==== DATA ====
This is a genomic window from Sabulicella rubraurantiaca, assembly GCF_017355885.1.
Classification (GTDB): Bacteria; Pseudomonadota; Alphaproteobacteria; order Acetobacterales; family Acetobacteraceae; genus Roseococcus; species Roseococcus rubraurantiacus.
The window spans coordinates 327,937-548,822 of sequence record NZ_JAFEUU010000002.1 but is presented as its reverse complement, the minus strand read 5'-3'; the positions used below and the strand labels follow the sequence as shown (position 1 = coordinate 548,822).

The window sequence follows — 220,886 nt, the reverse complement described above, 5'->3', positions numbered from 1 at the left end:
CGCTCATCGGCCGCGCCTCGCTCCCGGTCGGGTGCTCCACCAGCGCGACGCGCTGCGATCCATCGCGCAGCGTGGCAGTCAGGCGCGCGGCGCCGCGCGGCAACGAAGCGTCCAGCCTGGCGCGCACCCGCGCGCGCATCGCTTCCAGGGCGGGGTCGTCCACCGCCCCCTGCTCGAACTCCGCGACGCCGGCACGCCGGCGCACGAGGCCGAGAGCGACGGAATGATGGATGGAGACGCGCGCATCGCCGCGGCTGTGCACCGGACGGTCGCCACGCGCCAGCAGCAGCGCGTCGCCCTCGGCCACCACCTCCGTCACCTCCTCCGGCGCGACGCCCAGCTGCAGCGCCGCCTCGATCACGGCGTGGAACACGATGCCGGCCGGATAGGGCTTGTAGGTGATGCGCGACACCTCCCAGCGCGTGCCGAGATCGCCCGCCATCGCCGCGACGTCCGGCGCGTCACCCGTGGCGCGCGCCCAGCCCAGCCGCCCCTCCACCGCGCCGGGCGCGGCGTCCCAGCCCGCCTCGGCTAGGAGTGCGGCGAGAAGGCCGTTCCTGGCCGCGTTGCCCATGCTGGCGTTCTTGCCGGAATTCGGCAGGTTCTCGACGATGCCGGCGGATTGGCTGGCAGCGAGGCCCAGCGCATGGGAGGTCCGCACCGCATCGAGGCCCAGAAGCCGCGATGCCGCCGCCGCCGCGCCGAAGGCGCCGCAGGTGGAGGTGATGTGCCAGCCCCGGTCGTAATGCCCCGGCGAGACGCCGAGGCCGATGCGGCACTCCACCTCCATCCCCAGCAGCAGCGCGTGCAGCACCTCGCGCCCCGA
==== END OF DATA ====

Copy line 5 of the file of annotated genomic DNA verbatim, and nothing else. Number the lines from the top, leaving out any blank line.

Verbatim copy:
CGCTCATCGGCCGCGCCTCGCTCCCGGTCGGGTGCTCCACCAGCGCGACGCGCTGCGATCCATCGCGCAGCGTGGCAGTCAGGCGCGCGGCGCCGCGCGGCAACGAAGCGTCCAGCCTGGCGCGCACCCGCGCGCGCATCGCTTCCAGGGCGGGGTCGTCCACCGCCCCCTGCTCGAACTCCGCGACGCCGGCACGCCGGCGCACGAGGCCGAGAGCGACGGAATGATGGATGGAGACGCGCGCATCGCCGCGGCTGTGCACCGGACGGTCGCCACGCGCCAGCAGCAGCGCGTCGCCCTCGGCCACCACCTCCGTCACCTCCTCCGGCGCGACGCCCAGCTGCAGCGCCGCCTCGATCACGGCGTGGAACACGATGCCGGCCGGATAGGGCTTGTAGGTGATGCGCGACACCTCCCAGCGCGTGCCGAGATCGCCCGCCATCGCCGCGACGTCCGGCGCGTCACCCGTGGCGCGCGCCCAGCCCAGCCGCCCCTCCACCGCGCCGGGCGCGGCGTCCCAGCCCGCCTCGGCTAGGAGTGCGGCGAGAAGGCCGTTCCTGGCCGCGTTGCCCATGCTGGCGTTCTTGCCGGAATTCGGCAGGTTCTCGACGATGCCGGCGGATTGGCTGGCAGCGAGGCCCAGCGCATGGGAGGTCCGCACCGCATCGAGGCCCAGAAGCCGCGATGCCGCCGCCGCCGCGCCGAAGGCGCCGCAGGTGGAGGTGATGTGCCAGCCCCGGTCGTAATGCCCCGGCGAGACGCCGAGGCCGATGCGGCACTCCACCTCCATCCCCAGCAGCAGCGCGTGCAGCACCTCGCGCCCCGA